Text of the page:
Banshu-ori Fabrics: Inheriting Traditional Techniques and Bringing them into the Modern World
These expressive textiles, originating from central Japan, are made using yarns that are dyed before weaving.
Weaving with dyed yarns for expressive textiles
The prosperity of the Kita-Harima region, located in the heart of Hyogo Prefecture, owes much to the local textile industry devoted to Banshu-ori, a fabric made using the sakizome technique, i.e. dyeing the yarns before weaving. This handmade process requires experienced weavers but results in fabrics with a natural feel and vibrant colours. The resulting designs, much more so than the typical printed ones, have clean lines and graceful curves. The product range includes table linen, shirts, dresses, and stoles to adorn daily life.
Textiles with pleasant feel, bringing with them a long tradition
Cotton cultivation began in the early 18th century in the old region of Banshu, particularly around the present-day town of Nishiwaki. But it was only after 1792 that the local textile industry started to flourish, when a temple carpenter introduced to the region the weaving techniques used in the Nishijin district of Kyoto. Banshu-ori fabrics, with their long history, are thus mainly made of pure cotton, but sometimes also of linen, silk, or wool. The careful interweaving of the threads during the weaving process ensures that the fabric is pleasantly soft to the touch and feels very comfortable when worn. Furthermore, in order to pass on this tradition to future generations in the best possible way, various dyeing-effluent treatment facilities have been set up as part of the objectives of sustainable development and in compliance with the requirements of the Seto Inland Sea Environmental Protection Act.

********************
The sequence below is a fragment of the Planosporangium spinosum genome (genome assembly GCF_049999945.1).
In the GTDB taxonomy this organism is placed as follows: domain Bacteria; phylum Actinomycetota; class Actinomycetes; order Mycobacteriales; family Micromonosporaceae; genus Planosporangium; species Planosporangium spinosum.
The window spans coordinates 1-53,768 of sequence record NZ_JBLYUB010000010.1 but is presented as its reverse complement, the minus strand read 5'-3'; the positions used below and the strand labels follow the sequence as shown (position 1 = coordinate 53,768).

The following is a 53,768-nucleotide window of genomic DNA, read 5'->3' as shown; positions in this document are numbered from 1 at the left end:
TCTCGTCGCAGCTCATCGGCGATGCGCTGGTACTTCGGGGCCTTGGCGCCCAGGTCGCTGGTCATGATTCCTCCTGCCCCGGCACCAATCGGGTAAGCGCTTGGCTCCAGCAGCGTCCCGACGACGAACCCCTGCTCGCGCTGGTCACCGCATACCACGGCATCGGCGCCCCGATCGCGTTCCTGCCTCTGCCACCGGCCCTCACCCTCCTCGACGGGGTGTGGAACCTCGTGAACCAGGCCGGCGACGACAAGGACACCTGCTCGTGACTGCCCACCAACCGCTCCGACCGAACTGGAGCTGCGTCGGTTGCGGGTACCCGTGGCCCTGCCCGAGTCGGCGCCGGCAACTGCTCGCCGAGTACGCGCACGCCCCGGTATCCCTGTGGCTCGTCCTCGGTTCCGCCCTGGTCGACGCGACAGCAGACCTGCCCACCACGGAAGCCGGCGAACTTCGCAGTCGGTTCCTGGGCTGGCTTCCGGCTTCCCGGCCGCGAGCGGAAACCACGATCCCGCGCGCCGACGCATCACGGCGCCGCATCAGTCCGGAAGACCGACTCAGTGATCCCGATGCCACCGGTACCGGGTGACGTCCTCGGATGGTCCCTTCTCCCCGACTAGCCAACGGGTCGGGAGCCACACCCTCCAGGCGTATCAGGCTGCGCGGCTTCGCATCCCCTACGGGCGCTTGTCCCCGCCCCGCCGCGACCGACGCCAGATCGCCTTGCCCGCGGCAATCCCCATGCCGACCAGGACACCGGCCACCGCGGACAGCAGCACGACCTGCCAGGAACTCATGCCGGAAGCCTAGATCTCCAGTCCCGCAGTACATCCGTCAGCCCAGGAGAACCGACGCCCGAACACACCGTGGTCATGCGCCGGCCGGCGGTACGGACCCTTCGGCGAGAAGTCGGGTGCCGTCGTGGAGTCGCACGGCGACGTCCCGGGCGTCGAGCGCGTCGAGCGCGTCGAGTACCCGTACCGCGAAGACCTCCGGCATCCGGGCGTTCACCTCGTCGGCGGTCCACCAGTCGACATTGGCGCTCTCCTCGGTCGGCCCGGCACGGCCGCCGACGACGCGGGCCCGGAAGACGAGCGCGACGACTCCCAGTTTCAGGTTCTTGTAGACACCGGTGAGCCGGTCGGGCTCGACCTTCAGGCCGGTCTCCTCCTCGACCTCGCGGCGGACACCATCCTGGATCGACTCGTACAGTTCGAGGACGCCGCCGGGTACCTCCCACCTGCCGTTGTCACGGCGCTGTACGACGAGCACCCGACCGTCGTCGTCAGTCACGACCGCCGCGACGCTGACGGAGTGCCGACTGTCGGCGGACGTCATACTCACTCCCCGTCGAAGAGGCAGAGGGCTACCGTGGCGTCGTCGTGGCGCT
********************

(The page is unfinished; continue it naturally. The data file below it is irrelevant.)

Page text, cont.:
A craft that connects the past to the future
In addition to the above-mentioned implementation of wastewater treatment, in 2008 the sector received a certified trade name from the Japanese Patent Office in order to preserve the local tradition of Banshu-ori fabrics, but also to make them better known in the archipelago and around the rest of the world. The Banshu-ori local designation applies only to products that are designed, dyed, and woven in the Kita-Harima region and otherwise meet the defined quality criteria. The products concerned are then marked with the official logo of the designation. The sector is also adapting to the current trends and is welcoming young designers who will make it possible in the future to produce fabrics that combine the best of tradition with contemporary forms of inspiration. In this way, we hope that these techniques, which express the Japanese aesthetic of sensibility, will adapt to our future lifestyles. It is this philosophy—of linking the past with the future—that permeates every Banshu-ori fabric.
For more information
Contact: Public Interest Organisation for the Industrial Development of the Kita-Harima Region
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